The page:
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TOKYO — Every once in a while, it’s a really good idea to have a plate of creamy, cheesy pasta for dinner. Or just a plate of creamy cheese, for that matter.

In Tokyo, Italian-inspired dishes are readily available, but the restaurants in which they’re served don’t always come with an English-friendly menu or staff.

So thank goodness for Cicada, a restaurant not too far from The New Sanno Hotel that serves up Italian pastas, Greek salads and a smattering of tapas-type cheeses, spreads and cured-meats, all with a friendly, English-speaking staff.

The one drawback of Cicada is its price — dinner with drinks easily can run 5,000 yen or more. But Cicada has a solution for that as well.

On weekdays, set lunches range from 1,000 yen to 1,600 for two courses, and 2,800 yen for three courses. The menu lets you choose from the day’s sandwich, pasta or tagine, a Moroccan-style stew served with couscous. There also are a handful of entrees to consider, each of which comes with soup or a salad.

On a recent trip, the grilled salmon was cooked perfectly atop a bed of green lentils laced with smoky bacon. The spicy chicken salad pita came on homemade bread, and the penne with gorgonzola sauce was so generous we couldn’t finish it.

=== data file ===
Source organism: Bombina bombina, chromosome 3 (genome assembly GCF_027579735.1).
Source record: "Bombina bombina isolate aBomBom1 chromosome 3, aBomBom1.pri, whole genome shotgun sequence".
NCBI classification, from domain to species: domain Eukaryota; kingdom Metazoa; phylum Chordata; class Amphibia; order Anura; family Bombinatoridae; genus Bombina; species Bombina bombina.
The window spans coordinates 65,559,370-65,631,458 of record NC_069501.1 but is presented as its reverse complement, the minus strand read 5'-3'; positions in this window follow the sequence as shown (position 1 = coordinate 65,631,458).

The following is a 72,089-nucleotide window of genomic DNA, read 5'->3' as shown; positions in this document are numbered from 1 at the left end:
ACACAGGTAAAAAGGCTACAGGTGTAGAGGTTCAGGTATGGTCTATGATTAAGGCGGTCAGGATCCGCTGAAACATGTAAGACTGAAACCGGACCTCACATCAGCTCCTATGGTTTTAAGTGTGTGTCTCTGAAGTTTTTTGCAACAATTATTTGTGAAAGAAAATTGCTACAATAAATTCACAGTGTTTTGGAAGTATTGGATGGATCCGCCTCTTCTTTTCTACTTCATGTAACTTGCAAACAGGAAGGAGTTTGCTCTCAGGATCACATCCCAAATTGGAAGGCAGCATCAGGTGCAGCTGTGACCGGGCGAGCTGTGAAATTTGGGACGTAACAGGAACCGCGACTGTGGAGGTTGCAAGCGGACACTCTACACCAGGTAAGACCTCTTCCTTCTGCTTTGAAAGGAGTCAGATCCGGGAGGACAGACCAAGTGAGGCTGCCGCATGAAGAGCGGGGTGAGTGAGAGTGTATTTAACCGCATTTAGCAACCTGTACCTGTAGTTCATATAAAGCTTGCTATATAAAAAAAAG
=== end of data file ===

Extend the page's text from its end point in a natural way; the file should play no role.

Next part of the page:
The cheaper lunch sets include coffee, tea or water. But the lunch drink menu comes with its own lighter lunchtime prices — beer and wine start at about 700 yen per glass.

The lunchtime service is fast, and the waiters don’t mind if you linger over coffee. The main dining room gets loud as it fills, so it might not be the best place for an intimate lunch for two.

Still, for a treat of high-end flavors from around the world, it’s worth the price.

To see previous After Hours reviews, visit stripes.com/afterhours.

Cicada, Tokyo

Prices: Two-course lunch sets range from 1,000 yen to 1,600 yen. Dinner customers generally order several small dishes to share with companions, usually adding up to about 5,000 yen per person, not including drinks. At lunchtime, wine is 700 yen per glass; at night, a glass can range from around 800 yen to about 1,500 yen.

Specialties: Wine and Mediterranean-style foods from Italy, Greece and North Africa.

English menu: Yes.

Dress: Casual to work attire.

Clientele: A mix of Westerners and Japanese patrons. Children younger than 6 are not allowed unless you’re dining in a private room.

Location: Minami-Azabu 5-2-40, Tokyo. Take Exit No.3 out of Hiro-o station, on the Hibiya line. Turn right out of the station and walk about 10 minutes. Cicada will be on your right.

Hours: Open from noon to 3 p.m. for lunch daily. Dinner is served from 6 p.m. to 2 a.m. Tuesday through Saturday, and 6 p.m. to 10:30 p.m. Sunday, Monday and holidays.

Web site:www.cicada.co.jp

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